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Helen Chadwick

Artist 104 Helen Chadwick Disquieting Sexuality Carcass

Helen Chadwick ( 1953 –1996) was a British sculptor, photographer and installation artist.

In 1987, she became one of the first women artists to be nominated for the Turner Prize.

Chadwick was known for challenging stereotypical perceptions of the body in elegant yet unconventional forms.

She used the body as a focus of personal identity. The majority of her works are three-dimensional, but she also worked in video and with installations involving slide projections.

She used her own body as the subject of her work. Chadwick's direct approach in making work relating to female identity has been highly influential.

Her work draws from myths to science, grappling with a plethora of unconventional, visceral materials that included chocolate, lambs tongues and rotting vegetable matter.

Her skilled use of traditional fabrication methods and sophisticated technologies transform these unusual materials into complex installations.

Binary oppositions was a strong theme in Chadwick's work; seductive/repulsive, male/female, organic/man-made. Her combinations emphasise yet dissolve the contrasts between them.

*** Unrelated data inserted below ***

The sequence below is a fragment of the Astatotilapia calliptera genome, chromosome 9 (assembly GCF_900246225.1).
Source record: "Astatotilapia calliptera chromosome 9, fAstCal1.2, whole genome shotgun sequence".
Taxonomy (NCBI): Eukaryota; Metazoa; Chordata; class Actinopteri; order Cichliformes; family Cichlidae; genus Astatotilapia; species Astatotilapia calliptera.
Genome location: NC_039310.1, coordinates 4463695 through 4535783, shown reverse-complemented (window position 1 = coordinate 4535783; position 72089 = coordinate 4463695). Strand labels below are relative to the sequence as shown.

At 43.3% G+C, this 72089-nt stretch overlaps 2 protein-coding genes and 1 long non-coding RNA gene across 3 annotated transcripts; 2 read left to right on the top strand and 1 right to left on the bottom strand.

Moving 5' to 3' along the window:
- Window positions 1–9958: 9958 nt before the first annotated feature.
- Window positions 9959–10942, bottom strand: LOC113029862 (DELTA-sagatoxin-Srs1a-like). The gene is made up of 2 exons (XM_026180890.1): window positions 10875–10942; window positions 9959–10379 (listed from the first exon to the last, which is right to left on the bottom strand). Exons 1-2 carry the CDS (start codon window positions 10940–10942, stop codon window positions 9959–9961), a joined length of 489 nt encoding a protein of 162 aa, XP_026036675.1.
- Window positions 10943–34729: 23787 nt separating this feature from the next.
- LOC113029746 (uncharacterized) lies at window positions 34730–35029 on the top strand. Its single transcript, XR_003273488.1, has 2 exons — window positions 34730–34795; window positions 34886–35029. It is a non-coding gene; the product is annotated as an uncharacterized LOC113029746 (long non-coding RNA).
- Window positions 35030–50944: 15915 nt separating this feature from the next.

Today’s focus is on her Carcass series which is a process-based work made up of a transparent tower over two metres in height, and filled with organic household waste material.

The work is formed through, and physically embodies, abjection, fashioned from the base material of rotting matter. It was originally conceived as one part that addressed the construction of the Ego.

As an emblem of death and mortality, corruption and decay, the tower that makes up Carcass is a form of body, ‘continuous with nature / deliberate mixing of pure + impure’ (taken from the Artist’s notebook) .

By extension, the body here also stood in for a more general decay within the body politic – a social fragmentation played out within the fixed boundaries of the tower.

It was re-installed posthumously at Tate Liverpool in 2014, when the decision was taken to construct the tower out of Perspex rather than glass to prevent such leakage. The tower is reconstructed each time the work is displayed and new organic waste collected.

Through the 1980s and early 1990s an engagement with the philosophy of the abject was common among many artists. Chadwick’s representations of the body as an expression of the cycles of existence as manifested in Of Mutability, and her turn from body to meat as subject in works are evidence of the significance that the writings of the philosopher Julia Kristeva had at this time.

The abject was a way of challenging social taboos and transgressing gender, and Chadwick’s use of rotting mater, bodily fluids and butcher’s meat all suggest disjunction and aberration.



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